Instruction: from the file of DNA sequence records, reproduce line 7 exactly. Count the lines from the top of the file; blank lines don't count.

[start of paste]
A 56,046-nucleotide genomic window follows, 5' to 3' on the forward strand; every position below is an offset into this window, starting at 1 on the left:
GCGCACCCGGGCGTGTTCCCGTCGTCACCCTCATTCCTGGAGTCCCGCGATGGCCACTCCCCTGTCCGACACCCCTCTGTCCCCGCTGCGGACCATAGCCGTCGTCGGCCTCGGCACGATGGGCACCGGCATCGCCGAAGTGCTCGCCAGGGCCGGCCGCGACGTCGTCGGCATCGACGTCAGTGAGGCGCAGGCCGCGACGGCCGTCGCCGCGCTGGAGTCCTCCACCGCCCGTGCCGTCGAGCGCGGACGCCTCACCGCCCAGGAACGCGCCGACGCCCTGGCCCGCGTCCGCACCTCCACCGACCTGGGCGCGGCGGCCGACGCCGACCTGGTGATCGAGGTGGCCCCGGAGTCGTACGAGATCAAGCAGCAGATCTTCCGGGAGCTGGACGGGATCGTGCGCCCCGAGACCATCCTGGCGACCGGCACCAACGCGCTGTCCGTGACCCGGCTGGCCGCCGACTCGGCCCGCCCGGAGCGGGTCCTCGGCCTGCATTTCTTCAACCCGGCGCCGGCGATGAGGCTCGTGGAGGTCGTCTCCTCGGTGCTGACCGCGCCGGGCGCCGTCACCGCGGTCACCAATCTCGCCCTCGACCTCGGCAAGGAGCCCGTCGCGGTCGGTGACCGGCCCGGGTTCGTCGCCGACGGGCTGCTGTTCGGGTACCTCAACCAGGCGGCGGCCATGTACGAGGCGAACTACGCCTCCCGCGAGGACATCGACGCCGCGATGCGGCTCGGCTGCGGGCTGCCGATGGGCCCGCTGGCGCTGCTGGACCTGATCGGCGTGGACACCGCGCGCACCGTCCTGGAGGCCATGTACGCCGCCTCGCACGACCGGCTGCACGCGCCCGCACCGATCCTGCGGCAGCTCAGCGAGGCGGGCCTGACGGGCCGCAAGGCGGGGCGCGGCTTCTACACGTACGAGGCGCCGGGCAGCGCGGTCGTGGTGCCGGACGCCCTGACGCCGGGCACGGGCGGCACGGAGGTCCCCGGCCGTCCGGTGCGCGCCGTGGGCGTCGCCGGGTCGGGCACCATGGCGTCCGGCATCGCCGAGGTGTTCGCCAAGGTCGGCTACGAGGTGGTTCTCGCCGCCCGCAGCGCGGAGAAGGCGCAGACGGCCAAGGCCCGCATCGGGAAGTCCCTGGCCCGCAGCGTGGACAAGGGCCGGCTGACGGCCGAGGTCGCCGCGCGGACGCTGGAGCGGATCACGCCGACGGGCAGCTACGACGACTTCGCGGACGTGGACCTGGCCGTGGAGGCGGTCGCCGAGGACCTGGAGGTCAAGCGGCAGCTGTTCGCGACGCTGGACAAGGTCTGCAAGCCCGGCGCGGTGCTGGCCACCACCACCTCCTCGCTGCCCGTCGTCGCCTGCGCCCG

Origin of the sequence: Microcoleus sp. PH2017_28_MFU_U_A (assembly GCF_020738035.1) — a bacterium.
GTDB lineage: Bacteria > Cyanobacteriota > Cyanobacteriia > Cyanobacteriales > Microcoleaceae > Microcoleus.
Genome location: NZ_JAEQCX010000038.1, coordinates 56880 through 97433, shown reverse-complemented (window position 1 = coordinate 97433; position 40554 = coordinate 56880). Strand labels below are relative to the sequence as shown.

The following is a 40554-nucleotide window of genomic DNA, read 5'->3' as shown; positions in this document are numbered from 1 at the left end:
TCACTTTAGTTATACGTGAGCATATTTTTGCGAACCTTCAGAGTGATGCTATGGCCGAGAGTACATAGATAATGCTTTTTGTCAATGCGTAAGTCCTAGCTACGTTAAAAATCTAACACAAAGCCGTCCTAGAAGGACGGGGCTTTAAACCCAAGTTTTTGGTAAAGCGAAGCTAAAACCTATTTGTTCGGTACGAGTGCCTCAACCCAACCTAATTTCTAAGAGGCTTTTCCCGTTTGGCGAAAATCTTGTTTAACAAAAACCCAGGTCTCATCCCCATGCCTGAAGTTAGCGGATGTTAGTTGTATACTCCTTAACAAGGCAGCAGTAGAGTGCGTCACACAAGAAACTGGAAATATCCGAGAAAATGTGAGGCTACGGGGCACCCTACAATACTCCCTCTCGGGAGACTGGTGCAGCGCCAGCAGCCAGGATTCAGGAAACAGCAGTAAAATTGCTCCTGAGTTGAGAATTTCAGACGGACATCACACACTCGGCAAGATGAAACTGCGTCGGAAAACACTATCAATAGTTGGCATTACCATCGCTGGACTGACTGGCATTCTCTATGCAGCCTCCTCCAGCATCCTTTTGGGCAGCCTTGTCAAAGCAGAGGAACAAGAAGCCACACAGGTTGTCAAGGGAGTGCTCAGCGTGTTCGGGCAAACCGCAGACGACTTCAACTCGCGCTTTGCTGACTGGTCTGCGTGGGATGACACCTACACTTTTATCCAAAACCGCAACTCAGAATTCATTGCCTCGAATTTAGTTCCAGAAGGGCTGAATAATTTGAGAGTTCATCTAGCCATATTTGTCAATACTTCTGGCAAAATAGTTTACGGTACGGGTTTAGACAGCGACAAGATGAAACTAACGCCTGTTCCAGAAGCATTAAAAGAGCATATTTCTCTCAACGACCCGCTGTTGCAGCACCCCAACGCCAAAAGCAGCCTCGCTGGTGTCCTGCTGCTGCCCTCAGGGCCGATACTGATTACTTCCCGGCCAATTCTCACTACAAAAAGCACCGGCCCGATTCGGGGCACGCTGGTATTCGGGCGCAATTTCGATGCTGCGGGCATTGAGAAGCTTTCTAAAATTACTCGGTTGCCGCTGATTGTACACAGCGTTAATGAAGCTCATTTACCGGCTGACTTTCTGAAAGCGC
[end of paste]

TCACTTTAGTTATACGTGAGCATATTTTTGCGAACCTTCAGAGTGATGCTATGGCCGAGAGTACATAGATAATGCTTTTTGTCAATGCGTAAGTCCTAGCTACGTTAAAAATCTAACACAAAGCCGTCCTAGAAGGACGGGGCTTTAAACCCAAGTTTTTGGTAAAGCGAAGCTAAAACCTATTTGTTCGGTACGAGTGCCTCAACCCAACCTAATTTCTAAGAGGCTTTTCCCGTTTGGCGAAAATCTTGTTTAACAAAAACCCAGGTCTCATCCCCATGCCTGAAGTTAGCGGATGTTAGTTGTATACTCCTTAACAAGGCAGCAGTAGAGTGCGTCACACAAGAAACTGGAAATATCCGAGAAAATGTGAGGCTACGGGGCACCCTACAATACTCCCTCTCGGGAGACTGGTGCAGCGCCAGCAGCCAGGATTCAGGAAACAGCAGTAAAATTGCTCCTGAGTTGAGAATTTCAGACGGACATCACACACTCGGCAAGATGAAACTGCGTCGGAAAACACTATCAATAGTTGGCATTACCATCGCTGGACTGACTGGCATTCTCTATGCAGCCTCCTCCAGCATCCTTTTGGGCAGCCTTGTCAAAGCAGAGGAACAAGAAGCCACACAGGTTGTCAAGGGAGTGCTCAGCGTGTTCGGGCAAACCGCAGACGACTTCAACTCGCGCTTTGCTGACTGGTCTGCGTGGGATGACACCTACACTTTTATCCAAAACCGCAACTCAGAATTCATTGCCTCGAATTTAGTTCCAGAAGGGCTGAATAATTTGAGAGTTCATCTAGCCATATTTGTCAATACTTCTGGCAAAATAGTTTACGGTACGGGTTTAGACAGCGACAAGATGAAACTAACGCCTGTTCCAGAAGCATTAAAAGAGCATATTTCTCTCAACGACCCGCTGTTGCAGCACCCCAACGCCAAAAGCAGCCTCGCTGGTGTCCTGCTGCTGCCCTCAGGGCCGATACTGATTACTTCCCGGCCAATTCTCACTACAAAAAGCACCGGCCCGATTCGGGGCACGCTGGTATTCGGGCGCAATTTCGATGCTGCGGGCATTGAGAAGCTTTCTAAAATTACTCGGTTGCCGCTGATTGTACACAGCGTTAATGAAGCTCATTTACCGGCTGACTTTCTGAAAGCGC